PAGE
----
As part of its educational outreach mission, the State Historical Society of Missouri continues to expand the Historic Missourians website, a freely available resource that features notable people who influenced the Show-Me State. The biographies include images, artifacts, and primary sources that can be studied by students, educators, and the general public.
New biographies are made possible through a generous donation from Carolyn P. and Robin R. Wenneker, whose financial support allows the State Historical Society of Missouri to expand the “Historic Mizzourians” initiative, highlighting prominent Missourians whose lives have intersected with the University of Missouri in meaningful ways.
“We deeply appreciate the Wennekers’ support in helping expand one of the Society’s signature educational resources and sharing the legacies of impactful Missourians,” said SHSMO executive director Gary R. Kremer.
The new biographies include Mike Shannon, famed Cardinals baseball player and MLB sports broadcaster, who also played football at Mizzou early in his career; Mary Jane Guthrie, American zoologist and cytologist who graduated from MU and returned to teach at her alma mater; Arvarh Strickland, the first full-time African American professor at Mizzou; and Martha Griffiths, an MU graduate known for ensuring that protections for women were included in the landmark Civil Rights Act of 1964.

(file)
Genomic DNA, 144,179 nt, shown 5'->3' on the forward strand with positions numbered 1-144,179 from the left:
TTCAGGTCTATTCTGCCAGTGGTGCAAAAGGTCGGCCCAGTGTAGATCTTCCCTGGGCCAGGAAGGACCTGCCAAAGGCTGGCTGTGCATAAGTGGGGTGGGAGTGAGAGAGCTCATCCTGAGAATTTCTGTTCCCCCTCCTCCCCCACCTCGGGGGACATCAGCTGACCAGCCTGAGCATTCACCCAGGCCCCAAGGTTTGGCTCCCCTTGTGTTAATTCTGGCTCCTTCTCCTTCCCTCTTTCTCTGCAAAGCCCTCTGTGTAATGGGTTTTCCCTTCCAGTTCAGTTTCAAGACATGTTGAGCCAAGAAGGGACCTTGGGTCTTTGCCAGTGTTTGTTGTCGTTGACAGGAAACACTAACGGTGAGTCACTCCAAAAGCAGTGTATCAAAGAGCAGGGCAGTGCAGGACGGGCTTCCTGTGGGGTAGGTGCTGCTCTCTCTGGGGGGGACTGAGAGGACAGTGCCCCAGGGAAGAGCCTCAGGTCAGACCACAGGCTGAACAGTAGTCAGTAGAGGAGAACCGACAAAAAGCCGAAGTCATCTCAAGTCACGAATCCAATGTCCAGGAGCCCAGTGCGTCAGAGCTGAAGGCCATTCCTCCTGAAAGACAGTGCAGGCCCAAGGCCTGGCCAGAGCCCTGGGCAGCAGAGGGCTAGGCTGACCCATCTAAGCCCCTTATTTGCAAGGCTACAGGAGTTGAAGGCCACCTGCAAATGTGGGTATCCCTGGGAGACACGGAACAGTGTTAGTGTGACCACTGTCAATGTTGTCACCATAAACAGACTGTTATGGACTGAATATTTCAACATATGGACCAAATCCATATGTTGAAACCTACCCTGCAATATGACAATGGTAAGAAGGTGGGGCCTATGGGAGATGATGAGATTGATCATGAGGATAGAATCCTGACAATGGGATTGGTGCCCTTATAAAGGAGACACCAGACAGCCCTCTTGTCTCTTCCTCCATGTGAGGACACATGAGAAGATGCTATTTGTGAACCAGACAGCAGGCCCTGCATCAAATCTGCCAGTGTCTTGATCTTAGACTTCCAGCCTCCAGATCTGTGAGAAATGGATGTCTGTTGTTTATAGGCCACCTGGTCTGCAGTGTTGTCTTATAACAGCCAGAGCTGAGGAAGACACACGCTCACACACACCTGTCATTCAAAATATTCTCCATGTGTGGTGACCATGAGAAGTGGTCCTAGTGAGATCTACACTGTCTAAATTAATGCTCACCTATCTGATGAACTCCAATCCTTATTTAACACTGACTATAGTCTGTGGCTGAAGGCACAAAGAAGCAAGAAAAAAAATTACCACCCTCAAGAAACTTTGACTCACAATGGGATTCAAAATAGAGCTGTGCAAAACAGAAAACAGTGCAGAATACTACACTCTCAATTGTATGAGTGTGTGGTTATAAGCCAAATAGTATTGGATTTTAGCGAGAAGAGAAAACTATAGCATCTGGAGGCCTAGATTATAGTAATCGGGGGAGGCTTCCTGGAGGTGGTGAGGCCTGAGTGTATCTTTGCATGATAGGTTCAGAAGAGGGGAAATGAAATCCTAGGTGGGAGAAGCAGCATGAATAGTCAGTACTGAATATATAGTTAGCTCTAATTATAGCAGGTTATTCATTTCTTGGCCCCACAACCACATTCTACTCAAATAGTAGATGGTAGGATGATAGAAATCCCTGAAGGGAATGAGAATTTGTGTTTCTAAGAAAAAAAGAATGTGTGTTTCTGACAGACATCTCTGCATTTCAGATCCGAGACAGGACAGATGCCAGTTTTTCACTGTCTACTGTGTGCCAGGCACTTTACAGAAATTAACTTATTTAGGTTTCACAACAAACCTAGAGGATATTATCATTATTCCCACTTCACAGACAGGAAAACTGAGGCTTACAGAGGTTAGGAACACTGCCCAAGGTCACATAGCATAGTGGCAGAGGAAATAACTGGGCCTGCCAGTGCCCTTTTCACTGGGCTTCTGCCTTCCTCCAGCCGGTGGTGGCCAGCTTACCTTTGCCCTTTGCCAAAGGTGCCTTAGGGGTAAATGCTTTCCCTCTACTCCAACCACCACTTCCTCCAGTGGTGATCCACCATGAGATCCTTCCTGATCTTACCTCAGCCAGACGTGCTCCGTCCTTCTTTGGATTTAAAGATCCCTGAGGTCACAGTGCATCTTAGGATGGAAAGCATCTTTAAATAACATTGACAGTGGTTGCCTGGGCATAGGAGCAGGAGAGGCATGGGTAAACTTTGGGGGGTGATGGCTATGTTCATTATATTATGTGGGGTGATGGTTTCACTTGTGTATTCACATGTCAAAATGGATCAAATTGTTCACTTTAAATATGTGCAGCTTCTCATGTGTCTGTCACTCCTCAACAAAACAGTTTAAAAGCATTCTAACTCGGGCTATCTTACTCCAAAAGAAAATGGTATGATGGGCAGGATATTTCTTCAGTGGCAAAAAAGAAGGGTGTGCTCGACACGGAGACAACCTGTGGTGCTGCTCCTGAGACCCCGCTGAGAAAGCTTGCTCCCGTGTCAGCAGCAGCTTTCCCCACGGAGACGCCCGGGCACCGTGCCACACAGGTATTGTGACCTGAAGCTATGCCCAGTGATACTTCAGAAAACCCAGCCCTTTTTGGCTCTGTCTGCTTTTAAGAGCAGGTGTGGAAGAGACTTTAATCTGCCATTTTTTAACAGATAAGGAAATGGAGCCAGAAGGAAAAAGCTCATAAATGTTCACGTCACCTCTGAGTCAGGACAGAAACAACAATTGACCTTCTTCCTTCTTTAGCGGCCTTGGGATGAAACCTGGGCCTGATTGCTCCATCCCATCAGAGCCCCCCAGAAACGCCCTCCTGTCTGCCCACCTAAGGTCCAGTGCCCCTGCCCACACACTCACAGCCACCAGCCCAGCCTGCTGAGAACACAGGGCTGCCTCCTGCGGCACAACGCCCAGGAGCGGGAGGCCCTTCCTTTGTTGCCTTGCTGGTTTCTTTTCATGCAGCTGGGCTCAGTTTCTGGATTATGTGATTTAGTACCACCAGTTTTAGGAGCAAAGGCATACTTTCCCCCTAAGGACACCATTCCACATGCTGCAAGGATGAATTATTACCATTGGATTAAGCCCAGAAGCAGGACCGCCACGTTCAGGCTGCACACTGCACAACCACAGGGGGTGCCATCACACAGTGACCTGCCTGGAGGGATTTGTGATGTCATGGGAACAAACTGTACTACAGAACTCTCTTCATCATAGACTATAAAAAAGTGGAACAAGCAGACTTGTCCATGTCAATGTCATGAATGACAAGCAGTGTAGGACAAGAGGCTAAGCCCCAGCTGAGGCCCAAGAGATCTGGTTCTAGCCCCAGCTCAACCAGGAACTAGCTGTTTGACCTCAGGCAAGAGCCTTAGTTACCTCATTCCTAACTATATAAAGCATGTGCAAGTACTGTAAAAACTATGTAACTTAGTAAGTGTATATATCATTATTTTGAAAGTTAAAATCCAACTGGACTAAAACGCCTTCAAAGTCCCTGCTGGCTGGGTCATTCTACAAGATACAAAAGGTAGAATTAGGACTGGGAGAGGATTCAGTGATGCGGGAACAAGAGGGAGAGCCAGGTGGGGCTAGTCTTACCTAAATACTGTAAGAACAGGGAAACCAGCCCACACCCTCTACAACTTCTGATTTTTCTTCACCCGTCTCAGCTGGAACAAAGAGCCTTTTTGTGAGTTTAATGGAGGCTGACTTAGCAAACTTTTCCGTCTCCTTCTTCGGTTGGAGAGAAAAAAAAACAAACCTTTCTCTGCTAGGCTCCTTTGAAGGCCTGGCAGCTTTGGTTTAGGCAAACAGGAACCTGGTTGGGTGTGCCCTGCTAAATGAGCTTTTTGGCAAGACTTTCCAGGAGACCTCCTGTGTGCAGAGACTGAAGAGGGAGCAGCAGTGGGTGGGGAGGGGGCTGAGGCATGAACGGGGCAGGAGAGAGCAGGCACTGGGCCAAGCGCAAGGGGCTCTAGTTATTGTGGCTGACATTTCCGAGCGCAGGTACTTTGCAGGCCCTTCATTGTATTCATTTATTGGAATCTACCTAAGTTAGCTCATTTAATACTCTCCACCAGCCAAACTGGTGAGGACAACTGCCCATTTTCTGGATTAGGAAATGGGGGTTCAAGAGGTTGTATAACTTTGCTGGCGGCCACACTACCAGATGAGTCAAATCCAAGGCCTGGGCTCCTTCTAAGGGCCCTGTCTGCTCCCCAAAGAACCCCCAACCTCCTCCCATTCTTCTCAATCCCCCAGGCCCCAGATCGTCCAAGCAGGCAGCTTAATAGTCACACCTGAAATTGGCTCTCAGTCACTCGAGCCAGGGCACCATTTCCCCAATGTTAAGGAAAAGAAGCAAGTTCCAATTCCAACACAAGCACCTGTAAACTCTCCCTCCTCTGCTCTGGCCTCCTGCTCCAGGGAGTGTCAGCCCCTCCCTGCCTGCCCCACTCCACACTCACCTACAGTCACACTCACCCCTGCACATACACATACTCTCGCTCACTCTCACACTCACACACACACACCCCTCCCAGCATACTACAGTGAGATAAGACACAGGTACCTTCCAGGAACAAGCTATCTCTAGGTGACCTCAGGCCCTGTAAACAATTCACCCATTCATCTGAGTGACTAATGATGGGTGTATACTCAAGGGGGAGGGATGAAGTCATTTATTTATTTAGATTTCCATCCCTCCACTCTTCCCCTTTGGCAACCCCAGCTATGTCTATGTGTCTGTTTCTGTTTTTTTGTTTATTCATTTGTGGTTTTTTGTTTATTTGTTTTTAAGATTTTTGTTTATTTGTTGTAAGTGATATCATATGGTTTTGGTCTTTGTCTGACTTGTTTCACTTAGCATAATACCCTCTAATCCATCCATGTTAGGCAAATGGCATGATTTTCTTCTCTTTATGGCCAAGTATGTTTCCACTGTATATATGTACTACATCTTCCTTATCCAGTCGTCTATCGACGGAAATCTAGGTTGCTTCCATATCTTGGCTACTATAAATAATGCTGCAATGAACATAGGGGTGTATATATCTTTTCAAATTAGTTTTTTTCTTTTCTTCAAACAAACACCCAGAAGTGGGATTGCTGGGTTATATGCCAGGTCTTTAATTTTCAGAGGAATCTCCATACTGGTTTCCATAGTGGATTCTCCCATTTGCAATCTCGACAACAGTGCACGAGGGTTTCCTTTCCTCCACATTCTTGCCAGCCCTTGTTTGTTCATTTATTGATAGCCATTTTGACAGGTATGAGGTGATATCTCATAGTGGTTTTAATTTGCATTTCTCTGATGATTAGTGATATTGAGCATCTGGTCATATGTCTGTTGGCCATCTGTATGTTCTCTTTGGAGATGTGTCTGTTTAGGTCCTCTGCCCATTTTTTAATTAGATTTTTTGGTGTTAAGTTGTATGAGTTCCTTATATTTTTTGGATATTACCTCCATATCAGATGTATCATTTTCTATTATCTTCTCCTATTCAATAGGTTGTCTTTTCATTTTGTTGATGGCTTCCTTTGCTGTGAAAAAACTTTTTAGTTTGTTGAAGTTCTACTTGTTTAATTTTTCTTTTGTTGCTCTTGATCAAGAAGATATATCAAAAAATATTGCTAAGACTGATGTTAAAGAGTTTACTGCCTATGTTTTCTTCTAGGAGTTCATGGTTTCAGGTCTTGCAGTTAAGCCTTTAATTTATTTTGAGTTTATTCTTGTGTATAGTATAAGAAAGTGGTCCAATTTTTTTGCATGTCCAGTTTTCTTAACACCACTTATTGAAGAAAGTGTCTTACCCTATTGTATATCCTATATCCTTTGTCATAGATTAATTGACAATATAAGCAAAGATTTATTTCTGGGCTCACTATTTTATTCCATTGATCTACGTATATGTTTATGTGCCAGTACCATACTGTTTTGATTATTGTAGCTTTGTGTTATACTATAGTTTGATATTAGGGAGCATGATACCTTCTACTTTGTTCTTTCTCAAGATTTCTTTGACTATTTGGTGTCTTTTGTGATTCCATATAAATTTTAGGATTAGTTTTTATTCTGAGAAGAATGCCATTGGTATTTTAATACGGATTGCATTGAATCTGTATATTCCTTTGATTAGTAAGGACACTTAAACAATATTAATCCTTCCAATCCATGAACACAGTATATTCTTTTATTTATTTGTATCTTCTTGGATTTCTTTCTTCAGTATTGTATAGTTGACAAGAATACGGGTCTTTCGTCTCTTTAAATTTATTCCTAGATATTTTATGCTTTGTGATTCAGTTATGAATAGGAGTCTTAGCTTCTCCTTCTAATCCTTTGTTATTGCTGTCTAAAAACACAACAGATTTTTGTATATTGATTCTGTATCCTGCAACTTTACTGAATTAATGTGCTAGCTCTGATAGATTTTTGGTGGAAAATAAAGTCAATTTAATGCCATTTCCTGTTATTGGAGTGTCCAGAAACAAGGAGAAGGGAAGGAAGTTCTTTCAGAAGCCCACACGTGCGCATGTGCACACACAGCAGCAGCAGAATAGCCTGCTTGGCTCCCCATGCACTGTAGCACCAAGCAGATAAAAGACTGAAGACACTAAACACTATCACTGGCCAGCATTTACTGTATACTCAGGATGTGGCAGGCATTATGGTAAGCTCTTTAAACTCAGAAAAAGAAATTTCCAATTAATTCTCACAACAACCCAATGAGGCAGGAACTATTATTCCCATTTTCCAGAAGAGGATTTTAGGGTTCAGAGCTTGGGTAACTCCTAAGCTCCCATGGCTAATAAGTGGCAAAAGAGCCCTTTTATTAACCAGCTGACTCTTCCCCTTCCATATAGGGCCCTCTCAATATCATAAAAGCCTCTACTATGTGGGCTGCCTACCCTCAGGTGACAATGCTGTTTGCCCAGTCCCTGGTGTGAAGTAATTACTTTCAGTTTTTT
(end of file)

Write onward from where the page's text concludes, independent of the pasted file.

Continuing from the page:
SHSMO’s education coordinator Danielle Griego said that teachers and students around the state turn to the Historic Missourians website as a resource. “By looking at the contributions made by Missourians, students can see there are opportunities for their generation to leave national legacies across a variety of fields,” she shared.
Additional biographies published as part of the Historic Mizzourians initiative have included nationally recognized MU football coach Don Faurot; Avis Tucker, newspaper publisher and first woman to serve as president of the UM Board of Curators; Edward “Ted” & Hilda “Pat” Jones, MU alumni known for both financial and conservation legacies; and Hazel McDaniel Teabeau, the first Black Woman to attend Mizzou and the first African American to earn a Ph.D. from the University of Missouri.
Visit the Historic Missourians website today at historicmissourians.shsmo.org